https://www.lythamstannesexpress.co.uk/news/crime/road-rage-driver-attacked-woman-who-who-took-photos-of-him-tailgating-car-in-st-annes-1-10214429 

Dragged a woman from her car then punched and kicked her on the floor. Says he was suffering from mental health problem. 🤯

It’s all bullshit. 
The cunt should be locked up

I don’t know. I was in a really bad place once......



Lancashire 😂😂😂

We all have mental health,  but the management of it often depends on our coping mechanisms. The "experts" suggest one in four adults suffers from a mental ill-health  condition.

Anxiety,  depression,  bipolar disorder, pyschoses  and schizophrenia can be treated by medication to a certain extent,  but not personality disorders, which are managed by counselling, CBT etc. 

OCD only becomes a problem if it seriously affects your life or renders one incapable of performing routine tasks if  examples like those below aren't adhered to excessively:-

How many of us check the front  door,  fridge,  lights more often than is necessary? 

What's the worst thing that could happen if the toilet paper is over or under? 

How many people count over and over again,  or have a safe word which must be spoken aloud when leaving a room, the car,  or one's house? 

Who only has the TV/ radio  volume on an odd/ even number? 

Do any of us say "Good morning,  Mr.  Magpie ", on observing the bird? 

Have our teacups/glasses/ cutlery /tins of food  got to face the same way?

Talking about one's issues,  concerns, well-being is encouraged,  but men are much worse at opening up and expressing feelings than women.

In recent months,  I've spoken to Paul Stewart,  Danny Sculthorpe, Stephen Fry, Clark Carlisle, Luke Ambler, Professor Green and several other,  high -profile folks about mental ill -health, suicides and self-harm. It's real and pretty frightening.


It’s strange though that those with mental health issues at work make a full recovery when their sick pay runs out and return to work😮
sudds green wrote:

We all have mental health,  but the management of it often depends on our coping mechanisms. The "experts" suggest one in four adults suffers from a mental ill-health  condition.

Anxiety,  depression,  bipolar disorder, pyschoses  and schizophrenia can be treated by medication to a certain extent,  but not personality disorders, which are managed by counselling, CBT etc.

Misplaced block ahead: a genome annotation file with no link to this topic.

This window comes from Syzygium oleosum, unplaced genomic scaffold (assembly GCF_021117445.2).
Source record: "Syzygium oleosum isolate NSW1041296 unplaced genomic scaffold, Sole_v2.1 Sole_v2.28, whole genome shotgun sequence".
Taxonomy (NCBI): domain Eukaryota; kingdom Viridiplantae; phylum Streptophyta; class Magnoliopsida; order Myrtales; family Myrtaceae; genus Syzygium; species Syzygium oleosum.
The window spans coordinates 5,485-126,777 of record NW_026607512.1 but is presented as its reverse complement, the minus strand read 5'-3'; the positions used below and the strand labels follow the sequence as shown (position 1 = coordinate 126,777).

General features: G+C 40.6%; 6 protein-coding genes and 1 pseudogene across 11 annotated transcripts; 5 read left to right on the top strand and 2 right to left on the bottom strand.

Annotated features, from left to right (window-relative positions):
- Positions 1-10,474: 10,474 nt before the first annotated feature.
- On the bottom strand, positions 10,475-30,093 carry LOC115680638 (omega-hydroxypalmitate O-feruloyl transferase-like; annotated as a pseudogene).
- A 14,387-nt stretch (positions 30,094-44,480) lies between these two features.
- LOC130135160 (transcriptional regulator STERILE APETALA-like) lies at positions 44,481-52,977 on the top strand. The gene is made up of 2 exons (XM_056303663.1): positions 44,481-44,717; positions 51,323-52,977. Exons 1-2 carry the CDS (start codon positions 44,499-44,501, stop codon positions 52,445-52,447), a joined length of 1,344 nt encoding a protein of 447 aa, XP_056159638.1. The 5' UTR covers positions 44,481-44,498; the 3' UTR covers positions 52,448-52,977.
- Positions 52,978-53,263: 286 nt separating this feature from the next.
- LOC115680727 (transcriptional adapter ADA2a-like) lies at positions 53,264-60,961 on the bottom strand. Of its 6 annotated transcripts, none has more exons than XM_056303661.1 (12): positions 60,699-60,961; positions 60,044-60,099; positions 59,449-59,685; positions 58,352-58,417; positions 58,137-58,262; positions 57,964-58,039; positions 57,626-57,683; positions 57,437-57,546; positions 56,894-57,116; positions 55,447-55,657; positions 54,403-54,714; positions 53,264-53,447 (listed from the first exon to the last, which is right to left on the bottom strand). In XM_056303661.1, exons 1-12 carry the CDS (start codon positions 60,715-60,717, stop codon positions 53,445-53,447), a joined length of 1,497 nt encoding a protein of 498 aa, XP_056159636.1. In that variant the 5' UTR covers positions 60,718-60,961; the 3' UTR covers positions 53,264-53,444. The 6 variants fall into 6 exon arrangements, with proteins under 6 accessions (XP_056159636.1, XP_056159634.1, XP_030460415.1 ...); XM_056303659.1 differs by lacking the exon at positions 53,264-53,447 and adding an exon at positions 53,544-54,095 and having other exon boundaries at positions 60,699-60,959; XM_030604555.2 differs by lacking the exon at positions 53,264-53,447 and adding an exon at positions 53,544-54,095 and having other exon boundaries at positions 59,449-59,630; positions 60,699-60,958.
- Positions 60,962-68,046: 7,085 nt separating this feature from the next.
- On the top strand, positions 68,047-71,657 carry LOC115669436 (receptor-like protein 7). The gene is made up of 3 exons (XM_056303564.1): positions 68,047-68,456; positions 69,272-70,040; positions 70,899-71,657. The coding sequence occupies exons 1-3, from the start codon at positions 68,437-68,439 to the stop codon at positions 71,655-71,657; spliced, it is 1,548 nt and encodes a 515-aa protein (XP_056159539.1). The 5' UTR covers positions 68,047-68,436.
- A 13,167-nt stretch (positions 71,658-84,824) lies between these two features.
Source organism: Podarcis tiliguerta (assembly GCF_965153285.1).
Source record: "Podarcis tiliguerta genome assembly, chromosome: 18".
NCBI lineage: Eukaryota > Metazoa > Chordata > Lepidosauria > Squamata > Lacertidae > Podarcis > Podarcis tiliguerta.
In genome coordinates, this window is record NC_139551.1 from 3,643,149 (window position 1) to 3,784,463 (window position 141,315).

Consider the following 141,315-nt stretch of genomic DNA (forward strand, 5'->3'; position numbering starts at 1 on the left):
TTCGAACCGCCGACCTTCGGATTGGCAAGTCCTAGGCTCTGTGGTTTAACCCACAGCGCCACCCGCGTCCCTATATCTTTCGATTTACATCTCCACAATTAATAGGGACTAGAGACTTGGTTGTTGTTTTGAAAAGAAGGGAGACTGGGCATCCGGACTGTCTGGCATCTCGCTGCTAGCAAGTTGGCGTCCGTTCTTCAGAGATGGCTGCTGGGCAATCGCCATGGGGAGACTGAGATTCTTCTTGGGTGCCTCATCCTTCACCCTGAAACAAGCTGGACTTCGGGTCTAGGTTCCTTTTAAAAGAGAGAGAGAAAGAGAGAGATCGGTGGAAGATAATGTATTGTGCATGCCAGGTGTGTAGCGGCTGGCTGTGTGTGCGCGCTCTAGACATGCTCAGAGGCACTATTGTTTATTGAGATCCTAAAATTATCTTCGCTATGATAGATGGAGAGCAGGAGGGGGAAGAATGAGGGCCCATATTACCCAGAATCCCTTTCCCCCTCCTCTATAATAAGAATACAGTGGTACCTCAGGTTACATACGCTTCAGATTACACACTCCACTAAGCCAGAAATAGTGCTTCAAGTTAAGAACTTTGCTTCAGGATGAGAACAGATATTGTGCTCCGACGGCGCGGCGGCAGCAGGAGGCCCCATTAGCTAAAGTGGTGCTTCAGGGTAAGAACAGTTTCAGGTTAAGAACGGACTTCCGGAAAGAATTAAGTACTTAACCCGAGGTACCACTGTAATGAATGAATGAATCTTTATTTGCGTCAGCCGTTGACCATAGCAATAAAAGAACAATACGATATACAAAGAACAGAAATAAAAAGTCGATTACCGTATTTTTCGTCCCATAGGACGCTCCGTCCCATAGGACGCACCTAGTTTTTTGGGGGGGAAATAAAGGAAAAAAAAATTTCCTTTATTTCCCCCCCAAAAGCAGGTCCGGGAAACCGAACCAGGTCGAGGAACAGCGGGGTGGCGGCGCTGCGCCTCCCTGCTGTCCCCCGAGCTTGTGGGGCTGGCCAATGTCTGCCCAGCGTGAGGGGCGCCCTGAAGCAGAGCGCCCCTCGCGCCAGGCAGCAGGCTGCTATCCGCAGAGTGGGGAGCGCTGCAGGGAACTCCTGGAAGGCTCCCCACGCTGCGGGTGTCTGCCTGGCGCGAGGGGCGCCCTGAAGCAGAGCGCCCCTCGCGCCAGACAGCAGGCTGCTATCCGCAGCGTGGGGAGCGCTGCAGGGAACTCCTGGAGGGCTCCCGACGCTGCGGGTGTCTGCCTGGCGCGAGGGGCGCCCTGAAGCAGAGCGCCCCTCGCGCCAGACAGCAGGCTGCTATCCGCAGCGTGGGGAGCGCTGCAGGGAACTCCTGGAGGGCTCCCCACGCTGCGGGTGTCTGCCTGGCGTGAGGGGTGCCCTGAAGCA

OCD only becomes a problem if it seriously affects your life or renders one incapable of performing routine tasks if  examples like those below aren't adhered to excessively:-

How many of us check the front  door,  fridge,  lights more often than is necessary? 

What's the worst thing that could happen if the toilet paper is over or under? 

How many people count over and over again,  or have a safe word which must be spoken aloud when leaving a room, the car,  or one's house? 

Who only has the TV/ radio  volume on an odd/ even number? 

Do any of us say "Good morning,  Mr.  Magpie ", on observing the bird? 

Have our teacups/glasses/ cutlery /tins of food  got to face the same way?

Talking about one's issues,  concerns, well-being is encouraged,  but men are much worse at opening up and expressing feelings than women.

In recent months,  I've spoken to Paul Stewart,  Danny Sculthorpe, Stephen Fry, Clark Carlisle, Luke Ambler, Professor Green and several other,  high -profile folks about mental ill -health, suicides and self-harm. It's real and pretty frightening.


There are genuine cases, but now people are using it as an excuse. I used to work with a lad who’d get out of doing everything by saying he had a bad back, but when it suited him had no problems. Yes people have mental health issues but again it having the piss taken with it. 
I don't think it's a urine test for things like that. 
Ha Ha